5 Frequently Asked Questions About Achilles Tendon Rupture

5 Frequently Asked Questions About Achilles Tendon Rupture

    The Achilles tendon is a band of thick tissue that connects your calf muscle to the heel bone. This tendon performs an important function allowing you to stand on your toes when walking, running, or jumping. While the Achilles tendon is very strong, it has a poor blood supply and experiences high tension. For this reason, it is vulnerable to injuries, particularly rupture. 

    Below are answers to 5 frequently asked questions about Achilles tendon rupture that can help you better understand this condition. 

    1. What causes Achilles tendon rupture?

    The Achilles tendon performs an important function. You rely on this tendon every time when you walk and move your foot. Because of the poor blood flow, some sections of the Achilles tendon are prone to rupture and are difficult to heal. Because of a sudden increase in pressure or stress, this tendon can simply rupture. This often happens during high-intensity workouts, jumping, falling from high, or stepping in a hole. 

    2. What are the symptoms of Achilles tendon rupture?

    In some cases, people with Achilles tendon rupture don’t have symptoms. But most patients experience the following symptoms:

    • Popping sound at the time when an injury occurs

    • Heel swelling and bruising

    • Severe pain in the heel

    • Inability to move the injured leg when walking

    • Difficulty standing on the toes of the injured leg

    If you heard a popping sound when the injury occurred or have severe heel pain after an injury, you need to contact your doctor immediately. Try to not move your leg to prevent further damage to the tendon.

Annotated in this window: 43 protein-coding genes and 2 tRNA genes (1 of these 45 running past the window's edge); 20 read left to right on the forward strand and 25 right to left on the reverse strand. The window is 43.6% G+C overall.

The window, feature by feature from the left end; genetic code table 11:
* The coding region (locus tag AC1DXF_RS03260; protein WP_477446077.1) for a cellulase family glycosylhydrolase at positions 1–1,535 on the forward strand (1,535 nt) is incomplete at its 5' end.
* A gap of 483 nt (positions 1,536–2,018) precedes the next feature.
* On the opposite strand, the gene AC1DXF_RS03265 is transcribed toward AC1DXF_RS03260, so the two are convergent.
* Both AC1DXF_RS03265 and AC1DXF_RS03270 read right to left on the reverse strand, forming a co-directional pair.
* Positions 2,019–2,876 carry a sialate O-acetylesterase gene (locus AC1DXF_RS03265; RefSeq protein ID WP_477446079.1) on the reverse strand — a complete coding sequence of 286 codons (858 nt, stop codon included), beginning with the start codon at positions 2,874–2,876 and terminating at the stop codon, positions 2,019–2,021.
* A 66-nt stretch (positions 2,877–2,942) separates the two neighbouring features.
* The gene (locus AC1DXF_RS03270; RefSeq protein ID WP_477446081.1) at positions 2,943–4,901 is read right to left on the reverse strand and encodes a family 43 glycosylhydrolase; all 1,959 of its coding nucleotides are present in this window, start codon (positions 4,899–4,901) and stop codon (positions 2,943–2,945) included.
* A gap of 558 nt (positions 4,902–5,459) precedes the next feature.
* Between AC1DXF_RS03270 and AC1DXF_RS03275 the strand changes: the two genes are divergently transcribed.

3. What are the risk factors for Achilles tendon rupture?

    Some factors can increase your risk of getting the Achilles tendon rupture. One of the major risk factors is your age. Because of age-related wear and tear, the tendon may become weaker and more prone to rupture. Your workout routine also plays a role. People engaged in high-impact sports that involve running or jumping are many times more prone to Achilles tendon rupture. Obesity also puts excessive stress on the Achilles tendon and can increase your risk of rupture. 

    Certain medications may also increase the risk of tendon rupture. If you previously have had steroid injections in your ankle joint, surrounding tendons can be weakened because of the steroid effect. Weak tendons are a major contributing factor to Achilles tendon pain and rupture. Some antibiotics like ciprofloxacin or levofloxacin also make your tendon more susceptible to rupture. 

    4. How to prevent Achilles tendon rupture?

    The best way to decrease your risk of Achilles tendon rupture is to stretch and strengthen your calf muscles. This helps to increase the amount of force and stress your muscles and tendons can absorb without damaging the Achilles tendon. Besides, vary the exercises in your workout routine. If you regularly participate in high-impact sports, vary it with low-impact activities like walking or swimming. This prevents you from Achilles tendon overstraining. 

    If you are a runner, be sure to choose the right surface. Running on hard or uneven surfaces can overstrain your Achilles tendon and increase the risk of traumatic falls. Besides, be sure to choose shoes with proper cushioning in the heels. If you are an athlete, avoid increasing the intensity of your workouts rapidly. An abrupt increase in training intensity is one of the main causes of Achilles tendon rupture in athletes. 

    5. What are the treatment options for Achilles tendon rupture?

    In most cases, the treatment of Achilles tendon rupture begins with RICE therapy. Resting, icing, compressing, and elevating the affected leg often help relieve the symptoms and speed up the healing process. Your doctor may also recommend you taking anti-inflammatory medications to relieve inflammation and promote healing. If your injury is severe, the doctor may recommend surgery to repair a rupture. 

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